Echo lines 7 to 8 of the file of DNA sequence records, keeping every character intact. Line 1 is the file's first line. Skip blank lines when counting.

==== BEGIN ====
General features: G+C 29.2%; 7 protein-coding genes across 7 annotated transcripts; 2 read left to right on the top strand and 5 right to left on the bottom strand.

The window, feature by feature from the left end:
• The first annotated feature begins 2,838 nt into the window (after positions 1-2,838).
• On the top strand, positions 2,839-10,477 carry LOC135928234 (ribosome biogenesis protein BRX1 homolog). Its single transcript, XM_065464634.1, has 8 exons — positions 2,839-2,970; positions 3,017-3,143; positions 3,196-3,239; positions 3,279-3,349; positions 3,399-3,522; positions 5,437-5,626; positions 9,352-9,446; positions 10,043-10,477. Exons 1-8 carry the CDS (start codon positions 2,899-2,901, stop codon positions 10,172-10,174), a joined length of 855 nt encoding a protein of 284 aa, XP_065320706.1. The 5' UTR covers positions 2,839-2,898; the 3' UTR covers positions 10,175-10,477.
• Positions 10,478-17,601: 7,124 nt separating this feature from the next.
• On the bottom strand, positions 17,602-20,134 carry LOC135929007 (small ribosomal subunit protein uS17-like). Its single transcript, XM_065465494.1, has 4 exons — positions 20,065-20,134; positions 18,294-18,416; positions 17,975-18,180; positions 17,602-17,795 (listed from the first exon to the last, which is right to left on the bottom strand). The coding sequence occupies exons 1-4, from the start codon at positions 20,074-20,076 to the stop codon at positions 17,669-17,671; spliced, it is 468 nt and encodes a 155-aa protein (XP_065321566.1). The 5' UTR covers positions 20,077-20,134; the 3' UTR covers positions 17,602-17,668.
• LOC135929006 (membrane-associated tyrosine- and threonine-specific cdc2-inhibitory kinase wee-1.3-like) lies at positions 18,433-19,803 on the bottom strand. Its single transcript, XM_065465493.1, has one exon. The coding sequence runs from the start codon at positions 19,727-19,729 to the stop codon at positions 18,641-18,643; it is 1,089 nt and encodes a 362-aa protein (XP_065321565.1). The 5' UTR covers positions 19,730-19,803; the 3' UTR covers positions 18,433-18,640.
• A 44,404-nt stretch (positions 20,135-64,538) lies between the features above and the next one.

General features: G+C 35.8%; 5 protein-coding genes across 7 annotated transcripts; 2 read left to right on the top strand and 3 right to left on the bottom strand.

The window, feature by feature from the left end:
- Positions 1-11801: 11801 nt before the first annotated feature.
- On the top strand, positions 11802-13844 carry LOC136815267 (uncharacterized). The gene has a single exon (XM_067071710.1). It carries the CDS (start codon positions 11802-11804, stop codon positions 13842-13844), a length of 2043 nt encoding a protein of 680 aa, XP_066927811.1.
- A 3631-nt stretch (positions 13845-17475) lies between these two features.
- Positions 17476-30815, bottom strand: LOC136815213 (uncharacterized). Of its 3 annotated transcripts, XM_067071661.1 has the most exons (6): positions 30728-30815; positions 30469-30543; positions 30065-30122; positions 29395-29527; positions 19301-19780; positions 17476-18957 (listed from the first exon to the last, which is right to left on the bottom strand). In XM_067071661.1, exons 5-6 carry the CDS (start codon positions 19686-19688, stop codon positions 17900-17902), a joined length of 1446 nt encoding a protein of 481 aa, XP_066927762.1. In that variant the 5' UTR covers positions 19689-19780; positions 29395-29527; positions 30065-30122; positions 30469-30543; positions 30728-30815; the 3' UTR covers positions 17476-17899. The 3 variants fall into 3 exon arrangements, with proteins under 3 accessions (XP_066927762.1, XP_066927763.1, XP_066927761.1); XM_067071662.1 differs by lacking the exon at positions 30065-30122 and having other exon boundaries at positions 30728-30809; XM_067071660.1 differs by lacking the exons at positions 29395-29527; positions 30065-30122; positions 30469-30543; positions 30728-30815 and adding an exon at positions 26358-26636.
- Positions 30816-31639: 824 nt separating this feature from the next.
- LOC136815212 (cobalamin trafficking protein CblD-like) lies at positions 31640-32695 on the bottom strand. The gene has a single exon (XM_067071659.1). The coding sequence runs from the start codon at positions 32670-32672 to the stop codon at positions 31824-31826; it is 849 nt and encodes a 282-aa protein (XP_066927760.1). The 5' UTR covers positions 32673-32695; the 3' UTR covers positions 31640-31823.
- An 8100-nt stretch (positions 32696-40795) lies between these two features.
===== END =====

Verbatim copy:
• LOC135929006 (membrane-associated tyrosine- and threonine-specific cdc2-inhibitory kinase wee-1.3-like) lies at positions 18,433-19,803 on the bottom strand. Its single transcript, XM_065465493.1, has one exon. The coding sequence runs from the start codon at positions 19,727-19,729 to the stop codon at positions 18,641-18,643; it is 1,089 nt and encodes a 362-aa protein (XP_065321565.1). The 5' UTR covers positions 19,730-19,803; the 3' UTR covers positions 18,433-18,640.
• A 44,404-nt stretch (positions 20,135-64,538) lies between the features above and the next one.